1.2.1 Solenoids


• These use a coil of wire to attract a ferrous core when actuated. When the coil is deenergized a spring will pull the core back out of the coil.



• These are particularly bad electrically. There is a large actuation current and when deenergized there will be a large inductive spike.


• A very popular application for solenoids is valves. These effectively use the solenoid to drive pistons that open/close ports on a cylinder.




1.2.2 Hydraulic


• Very powerful and well suited to slower speeds with higher forces.


• Use of fluids, and high pressures can make this method awkward, messy, and noisy when improperly applied.


• Becoming less common in smaller force applications, as electrical systems mature


• Typical hydraulic systems use a simple solenoid valve to actuate devices, some newer developments use more sensitive devices


• A hydraulic actuation system is shown below


• Higher maximum accelerations that D.C. motors


• small time constants giving smooth operation


• time constant of hydraulic servo valve is about 5ms


• cylinders have small motions


• rotary motions with gearing are most common


1.2.3 Hydraulics


• Incompressible fluids are used to transmit volume and pressure changes throughout a system.


• Pascal’s law basically describes these systems,



• Hydrostatic force/motion multiplier,



• The Hydrodynamic Effect - when fluid is moving quickly, it has high levels of kinetic energy. If the fluid impacts a surface, it transmits a high quantity of energy in a short period of time.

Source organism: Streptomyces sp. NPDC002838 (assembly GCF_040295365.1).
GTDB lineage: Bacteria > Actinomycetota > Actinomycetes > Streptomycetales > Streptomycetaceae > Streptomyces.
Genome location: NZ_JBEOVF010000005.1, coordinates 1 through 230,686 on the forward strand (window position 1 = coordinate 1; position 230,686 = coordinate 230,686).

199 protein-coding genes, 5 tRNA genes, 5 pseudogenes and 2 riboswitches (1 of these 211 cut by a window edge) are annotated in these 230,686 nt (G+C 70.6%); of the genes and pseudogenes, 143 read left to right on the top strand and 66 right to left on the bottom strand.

• Hydraulic Circuits typically contain,

1. Hydraulic Fluid

2. An Oil Reservoir

3. A Pump to Move Oil, and Apply Pressure

4. Pressure Lines

5. Control Valves - to regulate fluid flow

6. Piston and Cylinder - to actuate external mechanisms


• Oil Reservoir




1.2.4 Electric


• DC servo motors

- very common

- well suited to feedback control systems


• Stepper motors

- good for low torque applications

- moves to exact positions, but all accuracy can be lost if the slip-torque is exceeded.


1.2.5 Pneumatic


• good for limited position robots, it is not suited to partial actuation, either on or off.


• Some basic characteristics are,

- stroke from a few millimeters to meters in length (longer strokes have more springiness

- the actuators will give a bit

- pressures are typically up to 85psi above normal atmosphere

- the cylinder weight can be quite low

- additional equipment is required for a pressurized air supply- linear and rotatory actuators are available.

- dampers can be used to cushion impact at ends of cylinder travel.



1.2.6 Others


• Other types of actuators include,

- heaters

- lights

- sirens/horns